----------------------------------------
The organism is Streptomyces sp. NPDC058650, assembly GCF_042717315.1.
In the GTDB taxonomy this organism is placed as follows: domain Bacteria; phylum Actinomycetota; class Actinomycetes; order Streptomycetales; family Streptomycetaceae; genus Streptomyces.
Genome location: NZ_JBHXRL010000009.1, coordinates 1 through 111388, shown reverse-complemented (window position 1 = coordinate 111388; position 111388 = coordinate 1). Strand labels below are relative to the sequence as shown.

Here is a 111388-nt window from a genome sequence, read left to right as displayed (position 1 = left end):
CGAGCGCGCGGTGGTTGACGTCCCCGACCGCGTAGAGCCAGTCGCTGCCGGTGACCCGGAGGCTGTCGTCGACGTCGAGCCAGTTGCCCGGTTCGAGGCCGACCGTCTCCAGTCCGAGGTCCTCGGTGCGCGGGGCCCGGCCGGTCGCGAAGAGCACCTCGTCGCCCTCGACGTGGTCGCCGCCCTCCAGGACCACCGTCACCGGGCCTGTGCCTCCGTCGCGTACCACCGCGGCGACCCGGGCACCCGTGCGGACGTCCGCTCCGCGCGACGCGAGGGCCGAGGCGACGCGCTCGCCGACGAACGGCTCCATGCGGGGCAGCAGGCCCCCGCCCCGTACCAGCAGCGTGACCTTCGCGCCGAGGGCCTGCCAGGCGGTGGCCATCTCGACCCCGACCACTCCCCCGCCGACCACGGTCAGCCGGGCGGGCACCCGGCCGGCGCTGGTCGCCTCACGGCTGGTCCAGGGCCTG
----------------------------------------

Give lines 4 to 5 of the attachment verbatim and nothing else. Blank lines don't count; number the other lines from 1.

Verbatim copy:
Here is a 111388-nt window from a genome sequence, read left to right as displayed (position 1 = left end):
CGAGCGCGCGGTGGTTGACGTCCCCGACCGCGTAGAGCCAGTCGCTGCCGGTGACCCGGAGGCTGTCGTCGACGTCGAGCCAGTTGCCCGGTTCGAGGCCGACCGTCTCCAGTCCGAGGTCCTCGGTGCGCGGGGCCCGGCCGGTCGCGAAGAGCACCTCGTCGCCCTCGACGTGGTCGCCGCCCTCCAGGACCACCGTCACCGGGCCTGTGCCTCCGTCGCGTACCACCGCGGCGACCCGGGCACCCGTGCGGACGTCCGCTCCGCGCGACGCGAGGGCCGAGGCGACGCGCTCGCCGACGAACGGCTCCATGCGGGGCAGCAGGCCCCCGCCCCGTACCAGCAGCGTGACCTTCGCGCCGAGGGCCTGCCAGGCGGTGGCCATCTCGACCCCGACCACTCCCCCGCCGACCACGGTCAGCCGGGCGGGCACCCGGCCGGCGCTGGTCGCCTCACGGCTGGTCCAGGGCCTG